Acknowledging the need for accurate and precise estimates of the clinical impact of methicillin resistance in S. aureus, we set out to determine the patient mortality at day 30 and the instantaneous risk of dying during the hospital stay, as well as the extra length of stay attributable to MRSA BSI, by conducting the largest prospective cohort study designed for this purpose. An effect attributable to methicillin resistance could be discerned only for mortality within 30 days, which was increased by 80% (OR, 1.8; CI, 1.04 to 3.2), but not for hospital mortality (HR, 1.1; CI, 0.7 to 1.8) or length of hospital stay (excess days, 0.6; CI, −3.7 to 5.3). Irrespective of the methicillin resistance trait, S. aureus BSI alone increased mortality, as well as LOS, and infected patients died 2 to 4 times more often within 30 days, the instantaneous probability for dying during the entire hospital admission was 3 to 4 times higher, and the patients stayed on average 9 days longer in the hospital than their controls. These findings were consistent among all participating hospitals.
Although mortality as a study endpoint seems straightforward, different measures can lead to different conclusions. It is important to realize that mortality within a predefined interval is a static measure indicating excess mortality within that interval (proportion), while hospital mortality is a dynamic measure that provides insight into the temporal dynamics of dying during the entire hospital stay (rate). Since mortality during hospital admission is easier to determine than mortality within a certain period of follow-up, hospital mortality is regularly used as a measure for the impact of resistance. For reasons of comparability, we included the same measure, despite the complexities related to time-to-event analyses and difficulties when interpreting the resulting hazard ratios. Although not statistically significant, we found that the mortality rate (deaths/hospital day) was higher for MRSA than for MSSA patients; at the same time, statistical tests confirmed that in absolute numbers, more MRSA than MSSA patients died within 30 days.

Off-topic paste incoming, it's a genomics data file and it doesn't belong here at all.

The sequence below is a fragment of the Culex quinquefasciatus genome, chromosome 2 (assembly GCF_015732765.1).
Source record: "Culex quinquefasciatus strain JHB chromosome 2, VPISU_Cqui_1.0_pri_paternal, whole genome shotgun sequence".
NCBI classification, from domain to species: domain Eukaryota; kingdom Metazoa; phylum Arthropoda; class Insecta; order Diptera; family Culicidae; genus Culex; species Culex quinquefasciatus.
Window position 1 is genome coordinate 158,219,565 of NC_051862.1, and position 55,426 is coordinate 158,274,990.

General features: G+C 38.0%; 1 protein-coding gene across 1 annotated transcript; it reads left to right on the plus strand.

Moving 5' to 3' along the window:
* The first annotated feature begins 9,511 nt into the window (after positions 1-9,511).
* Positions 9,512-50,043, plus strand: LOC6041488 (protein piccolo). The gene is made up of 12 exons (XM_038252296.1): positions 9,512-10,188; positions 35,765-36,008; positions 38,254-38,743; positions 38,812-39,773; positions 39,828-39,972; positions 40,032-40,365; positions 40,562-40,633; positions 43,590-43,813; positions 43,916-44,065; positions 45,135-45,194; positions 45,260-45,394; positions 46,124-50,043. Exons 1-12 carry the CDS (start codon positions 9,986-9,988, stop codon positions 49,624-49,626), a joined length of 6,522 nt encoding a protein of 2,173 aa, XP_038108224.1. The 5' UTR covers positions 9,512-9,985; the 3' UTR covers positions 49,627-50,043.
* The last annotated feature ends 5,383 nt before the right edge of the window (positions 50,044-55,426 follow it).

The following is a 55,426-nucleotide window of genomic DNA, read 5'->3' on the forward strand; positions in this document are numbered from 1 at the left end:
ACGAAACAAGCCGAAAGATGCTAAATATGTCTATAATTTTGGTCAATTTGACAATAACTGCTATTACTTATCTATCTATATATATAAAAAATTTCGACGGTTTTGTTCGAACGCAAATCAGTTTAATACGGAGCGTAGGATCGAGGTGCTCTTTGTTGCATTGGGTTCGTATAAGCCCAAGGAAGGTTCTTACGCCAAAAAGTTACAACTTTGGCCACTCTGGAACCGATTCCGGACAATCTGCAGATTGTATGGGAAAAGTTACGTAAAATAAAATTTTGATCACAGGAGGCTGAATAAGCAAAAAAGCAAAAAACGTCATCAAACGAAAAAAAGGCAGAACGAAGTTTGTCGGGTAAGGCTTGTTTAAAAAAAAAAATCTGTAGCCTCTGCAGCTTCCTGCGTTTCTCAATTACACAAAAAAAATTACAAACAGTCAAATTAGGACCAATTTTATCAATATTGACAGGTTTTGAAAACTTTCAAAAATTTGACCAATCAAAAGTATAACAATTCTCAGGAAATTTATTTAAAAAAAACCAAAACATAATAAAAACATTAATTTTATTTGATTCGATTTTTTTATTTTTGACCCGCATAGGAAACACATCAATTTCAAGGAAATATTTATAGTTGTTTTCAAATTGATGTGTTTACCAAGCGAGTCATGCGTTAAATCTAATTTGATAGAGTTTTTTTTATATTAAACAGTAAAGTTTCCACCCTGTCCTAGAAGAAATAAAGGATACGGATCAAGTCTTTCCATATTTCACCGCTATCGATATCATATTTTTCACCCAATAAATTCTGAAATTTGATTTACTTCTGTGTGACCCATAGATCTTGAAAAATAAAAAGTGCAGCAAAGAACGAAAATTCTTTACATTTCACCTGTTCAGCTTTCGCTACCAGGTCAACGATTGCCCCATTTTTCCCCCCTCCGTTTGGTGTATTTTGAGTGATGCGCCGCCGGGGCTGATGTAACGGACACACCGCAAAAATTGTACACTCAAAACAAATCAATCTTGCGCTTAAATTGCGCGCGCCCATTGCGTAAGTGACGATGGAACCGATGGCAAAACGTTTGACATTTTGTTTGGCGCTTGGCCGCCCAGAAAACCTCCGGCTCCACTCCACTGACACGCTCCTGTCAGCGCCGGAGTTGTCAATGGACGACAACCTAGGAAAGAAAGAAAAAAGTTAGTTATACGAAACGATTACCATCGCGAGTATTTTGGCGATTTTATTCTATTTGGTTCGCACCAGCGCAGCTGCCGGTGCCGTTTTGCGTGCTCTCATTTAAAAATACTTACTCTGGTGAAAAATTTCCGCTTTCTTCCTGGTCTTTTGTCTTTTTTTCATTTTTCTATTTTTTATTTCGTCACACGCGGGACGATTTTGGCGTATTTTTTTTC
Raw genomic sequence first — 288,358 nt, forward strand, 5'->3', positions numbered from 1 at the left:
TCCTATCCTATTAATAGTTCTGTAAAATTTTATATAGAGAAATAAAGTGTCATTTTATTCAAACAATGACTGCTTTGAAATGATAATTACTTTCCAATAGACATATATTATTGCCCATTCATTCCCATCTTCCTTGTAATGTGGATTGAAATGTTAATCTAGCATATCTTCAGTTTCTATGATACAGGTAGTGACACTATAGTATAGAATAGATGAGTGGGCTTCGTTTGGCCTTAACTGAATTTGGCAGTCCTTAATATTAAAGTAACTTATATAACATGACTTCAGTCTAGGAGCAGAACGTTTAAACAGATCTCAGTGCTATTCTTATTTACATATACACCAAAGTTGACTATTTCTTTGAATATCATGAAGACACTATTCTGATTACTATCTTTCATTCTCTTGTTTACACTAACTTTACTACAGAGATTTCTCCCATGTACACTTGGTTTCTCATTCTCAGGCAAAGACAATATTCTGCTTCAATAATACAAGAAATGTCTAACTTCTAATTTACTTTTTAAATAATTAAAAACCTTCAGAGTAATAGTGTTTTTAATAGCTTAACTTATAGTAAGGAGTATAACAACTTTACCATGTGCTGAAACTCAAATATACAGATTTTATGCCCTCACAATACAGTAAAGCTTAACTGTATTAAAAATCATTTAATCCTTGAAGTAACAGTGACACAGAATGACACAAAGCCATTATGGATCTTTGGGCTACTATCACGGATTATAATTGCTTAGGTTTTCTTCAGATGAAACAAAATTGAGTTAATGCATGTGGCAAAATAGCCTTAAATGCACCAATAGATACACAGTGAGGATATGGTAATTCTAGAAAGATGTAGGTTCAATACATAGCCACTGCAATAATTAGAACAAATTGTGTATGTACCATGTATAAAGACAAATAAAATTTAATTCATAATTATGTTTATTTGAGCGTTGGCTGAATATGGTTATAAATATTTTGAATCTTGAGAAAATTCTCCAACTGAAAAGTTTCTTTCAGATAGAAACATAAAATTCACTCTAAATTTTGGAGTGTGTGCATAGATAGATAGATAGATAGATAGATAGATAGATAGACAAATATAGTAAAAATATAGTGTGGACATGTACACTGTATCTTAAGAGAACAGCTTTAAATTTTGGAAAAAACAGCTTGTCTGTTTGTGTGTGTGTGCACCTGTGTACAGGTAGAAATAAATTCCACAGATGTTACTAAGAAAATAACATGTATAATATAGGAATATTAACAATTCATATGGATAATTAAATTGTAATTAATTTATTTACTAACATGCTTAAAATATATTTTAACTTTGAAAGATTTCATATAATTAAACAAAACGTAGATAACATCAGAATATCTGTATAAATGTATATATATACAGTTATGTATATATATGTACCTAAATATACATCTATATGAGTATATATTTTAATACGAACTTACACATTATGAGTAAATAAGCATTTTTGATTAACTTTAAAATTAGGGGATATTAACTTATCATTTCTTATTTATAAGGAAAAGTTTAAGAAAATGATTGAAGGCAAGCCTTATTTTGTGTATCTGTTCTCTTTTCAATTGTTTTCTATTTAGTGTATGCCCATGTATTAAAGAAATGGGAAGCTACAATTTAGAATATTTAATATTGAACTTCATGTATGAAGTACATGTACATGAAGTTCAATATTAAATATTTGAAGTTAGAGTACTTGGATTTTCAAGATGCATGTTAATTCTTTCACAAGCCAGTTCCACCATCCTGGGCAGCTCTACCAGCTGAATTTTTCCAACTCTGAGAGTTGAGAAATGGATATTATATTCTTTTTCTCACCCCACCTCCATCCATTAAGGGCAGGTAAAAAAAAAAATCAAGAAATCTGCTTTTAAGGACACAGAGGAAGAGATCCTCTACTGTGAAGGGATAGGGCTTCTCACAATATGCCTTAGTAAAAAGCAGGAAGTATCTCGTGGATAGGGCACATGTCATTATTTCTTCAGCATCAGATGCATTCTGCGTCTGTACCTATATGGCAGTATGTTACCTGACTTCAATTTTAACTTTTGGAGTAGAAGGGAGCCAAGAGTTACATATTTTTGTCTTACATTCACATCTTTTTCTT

In comparison with previously published research, three important characteristics of this study stand out. The parallel matched-cohort design made it possible to match infected patients to controls with similar hospital exposure, thereby increasing he comparability of the risk profiles of infected and control patients and, as a consequence, diminishing time-dependent bias (40
), as well as severity-of-illness bias (20
). Furthermore, two explicitly defined mortality measures were included, of which hospital mortality was analyzed by appropriate analytical methods, taking into account the duration of hospital admission, as well as competing events, i.e., the fact that patients who are discharged alive will not die in the hospital and vice versa (31
). Finally, the generalizability and precision of the estimates were improved by sampling from 777,030 patients treated in 13 tertiary care centers from as many different European countries for a total of 4.8 million bed days.